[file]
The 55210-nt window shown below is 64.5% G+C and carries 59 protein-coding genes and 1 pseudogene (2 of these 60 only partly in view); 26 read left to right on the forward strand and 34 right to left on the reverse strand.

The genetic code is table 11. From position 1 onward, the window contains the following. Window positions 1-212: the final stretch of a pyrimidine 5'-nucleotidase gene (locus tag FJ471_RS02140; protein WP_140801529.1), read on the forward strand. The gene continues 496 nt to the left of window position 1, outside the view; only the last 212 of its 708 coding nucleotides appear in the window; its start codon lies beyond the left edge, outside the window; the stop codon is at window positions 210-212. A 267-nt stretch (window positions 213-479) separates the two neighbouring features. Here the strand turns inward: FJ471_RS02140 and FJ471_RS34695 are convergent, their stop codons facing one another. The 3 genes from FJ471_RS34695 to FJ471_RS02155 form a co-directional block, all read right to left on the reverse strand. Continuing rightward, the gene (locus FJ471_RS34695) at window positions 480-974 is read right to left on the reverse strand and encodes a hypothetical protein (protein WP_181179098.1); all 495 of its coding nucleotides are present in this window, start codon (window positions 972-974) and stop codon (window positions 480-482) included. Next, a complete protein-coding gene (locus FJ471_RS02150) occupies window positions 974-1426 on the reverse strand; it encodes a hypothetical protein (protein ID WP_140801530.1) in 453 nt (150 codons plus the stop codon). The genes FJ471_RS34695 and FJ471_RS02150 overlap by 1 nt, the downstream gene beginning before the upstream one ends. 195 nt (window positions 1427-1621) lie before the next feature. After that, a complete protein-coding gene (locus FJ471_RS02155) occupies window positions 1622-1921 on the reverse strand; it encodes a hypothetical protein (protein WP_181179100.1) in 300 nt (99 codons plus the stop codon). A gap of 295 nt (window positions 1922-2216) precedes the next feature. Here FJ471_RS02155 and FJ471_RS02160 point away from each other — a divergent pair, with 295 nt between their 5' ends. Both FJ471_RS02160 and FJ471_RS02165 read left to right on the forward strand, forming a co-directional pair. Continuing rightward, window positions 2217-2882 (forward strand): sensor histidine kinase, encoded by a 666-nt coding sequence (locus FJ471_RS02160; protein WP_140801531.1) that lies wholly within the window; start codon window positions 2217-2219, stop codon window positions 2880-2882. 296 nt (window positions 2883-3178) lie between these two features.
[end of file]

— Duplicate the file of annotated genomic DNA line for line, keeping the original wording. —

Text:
The 55210-nt window shown below is 64.5% G+C and carries 59 protein-coding genes and 1 pseudogene (2 of these 60 only partly in view); 26 read left to right on the forward strand and 34 right to left on the reverse strand.

The genetic code is table 11. From position 1 onward, the window contains the following. Window positions 1-212: the final stretch of a pyrimidine 5'-nucleotidase gene (locus tag FJ471_RS02140; protein WP_140801529.1), read on the forward strand. The gene continues 496 nt to the left of window position 1, outside the view; only the last 212 of its 708 coding nucleotides appear in the window; its start codon lies beyond the left edge, outside the window; the stop codon is at window positions 210-212. A 267-nt stretch (window positions 213-479) separates the two neighbouring features. Here the strand turns inward: FJ471_RS02140 and FJ471_RS34695 are convergent, their stop codons facing one another. The 3 genes from FJ471_RS34695 to FJ471_RS02155 form a co-directional block, all read right to left on the reverse strand. Continuing rightward, the gene (locus FJ471_RS34695) at window positions 480-974 is read right to left on the reverse strand and encodes a hypothetical protein (protein WP_181179098.1); all 495 of its coding nucleotides are present in this window, start codon (window positions 972-974) and stop codon (window positions 480-482) included. Next, a complete protein-coding gene (locus FJ471_RS02150) occupies window positions 974-1426 on the reverse strand; it encodes a hypothetical protein (protein ID WP_140801530.1) in 453 nt (150 codons plus the stop codon). The genes FJ471_RS34695 and FJ471_RS02150 overlap by 1 nt, the downstream gene beginning before the upstream one ends. 195 nt (window positions 1427-1621) lie before the next feature. After that, a complete protein-coding gene (locus FJ471_RS02155) occupies window positions 1622-1921 on the reverse strand; it encodes a hypothetical protein (protein WP_181179100.1) in 300 nt (99 codons plus the stop codon). A gap of 295 nt (window positions 1922-2216) precedes the next feature. Here FJ471_RS02155 and FJ471_RS02160 point away from each other — a divergent pair, with 295 nt between their 5' ends. Both FJ471_RS02160 and FJ471_RS02165 read left to right on the forward strand, forming a co-directional pair. Continuing rightward, window positions 2217-2882 (forward strand): sensor histidine kinase, encoded by a 666-nt coding sequence (locus FJ471_RS02160; protein WP_140801531.1) that lies wholly within the window; start codon window positions 2217-2219, stop codon window positions 2880-2882. 296 nt (window positions 2883-3178) lie between these two features.